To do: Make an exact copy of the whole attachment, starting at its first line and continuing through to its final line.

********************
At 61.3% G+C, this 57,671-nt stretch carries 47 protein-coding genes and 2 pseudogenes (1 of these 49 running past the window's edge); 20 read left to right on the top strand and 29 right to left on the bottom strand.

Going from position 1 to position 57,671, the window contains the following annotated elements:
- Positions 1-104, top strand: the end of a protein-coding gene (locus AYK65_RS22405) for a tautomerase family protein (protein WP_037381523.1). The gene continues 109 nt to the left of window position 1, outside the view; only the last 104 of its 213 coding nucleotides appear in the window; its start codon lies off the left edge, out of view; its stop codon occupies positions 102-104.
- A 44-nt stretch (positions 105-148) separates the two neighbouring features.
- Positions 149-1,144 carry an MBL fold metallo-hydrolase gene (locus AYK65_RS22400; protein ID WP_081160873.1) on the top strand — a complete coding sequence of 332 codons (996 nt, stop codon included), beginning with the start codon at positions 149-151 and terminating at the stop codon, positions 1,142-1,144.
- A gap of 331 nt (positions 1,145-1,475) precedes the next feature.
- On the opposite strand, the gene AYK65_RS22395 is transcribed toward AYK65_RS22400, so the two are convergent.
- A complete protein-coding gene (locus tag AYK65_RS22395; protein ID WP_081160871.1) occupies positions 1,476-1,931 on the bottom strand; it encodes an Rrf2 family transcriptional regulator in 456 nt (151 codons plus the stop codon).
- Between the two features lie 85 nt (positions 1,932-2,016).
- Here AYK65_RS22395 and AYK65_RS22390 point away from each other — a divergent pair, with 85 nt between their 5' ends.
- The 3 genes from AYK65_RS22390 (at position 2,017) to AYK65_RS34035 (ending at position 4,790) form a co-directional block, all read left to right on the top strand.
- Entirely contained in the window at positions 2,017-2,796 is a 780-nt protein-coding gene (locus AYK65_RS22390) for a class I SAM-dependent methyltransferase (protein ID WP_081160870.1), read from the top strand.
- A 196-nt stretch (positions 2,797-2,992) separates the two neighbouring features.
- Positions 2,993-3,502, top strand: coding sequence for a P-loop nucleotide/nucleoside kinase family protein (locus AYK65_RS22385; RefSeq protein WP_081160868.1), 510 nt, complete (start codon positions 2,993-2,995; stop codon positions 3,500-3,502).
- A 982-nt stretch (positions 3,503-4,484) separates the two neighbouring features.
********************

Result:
At 61.3% G+C, this 57,671-nt stretch carries 47 protein-coding genes and 2 pseudogenes (1 of these 49 running past the window's edge); 20 read left to right on the top strand and 29 right to left on the bottom strand.

Going from position 1 to position 57,671, the window contains the following annotated elements:
- Positions 1-104, top strand: the end of a protein-coding gene (locus AYK65_RS22405) for a tautomerase family protein (protein WP_037381523.1). The gene continues 109 nt to the left of window position 1, outside the view; only the last 104 of its 213 coding nucleotides appear in the window; its start codon lies off the left edge, out of view; its stop codon occupies positions 102-104.
- A 44-nt stretch (positions 105-148) separates the two neighbouring features.
- Positions 149-1,144 carry an MBL fold metallo-hydrolase gene (locus AYK65_RS22400; protein ID WP_081160873.1) on the top strand — a complete coding sequence of 332 codons (996 nt, stop codon included), beginning with the start codon at positions 149-151 and terminating at the stop codon, positions 1,142-1,144.
- A gap of 331 nt (positions 1,145-1,475) precedes the next feature.
- On the opposite strand, the gene AYK65_RS22395 is transcribed toward AYK65_RS22400, so the two are convergent.
- A complete protein-coding gene (locus tag AYK65_RS22395; protein ID WP_081160871.1) occupies positions 1,476-1,931 on the bottom strand; it encodes an Rrf2 family transcriptional regulator in 456 nt (151 codons plus the stop codon).
- Between the two features lie 85 nt (positions 1,932-2,016).
- Here AYK65_RS22395 and AYK65_RS22390 point away from each other — a divergent pair, with 85 nt between their 5' ends.
- The 3 genes from AYK65_RS22390 (at position 2,017) to AYK65_RS34035 (ending at position 4,790) form a co-directional block, all read left to right on the top strand.
- Entirely contained in the window at positions 2,017-2,796 is a 780-nt protein-coding gene (locus AYK65_RS22390) for a class I SAM-dependent methyltransferase (protein ID WP_081160870.1), read from the top strand.
- A 196-nt stretch (positions 2,797-2,992) separates the two neighbouring features.
- Positions 2,993-3,502, top strand: coding sequence for a P-loop nucleotide/nucleoside kinase family protein (locus AYK65_RS22385; RefSeq protein WP_081160868.1), 510 nt, complete (start codon positions 2,993-2,995; stop codon positions 3,500-3,502).
- A 982-nt stretch (positions 3,503-4,484) separates the two neighbouring features.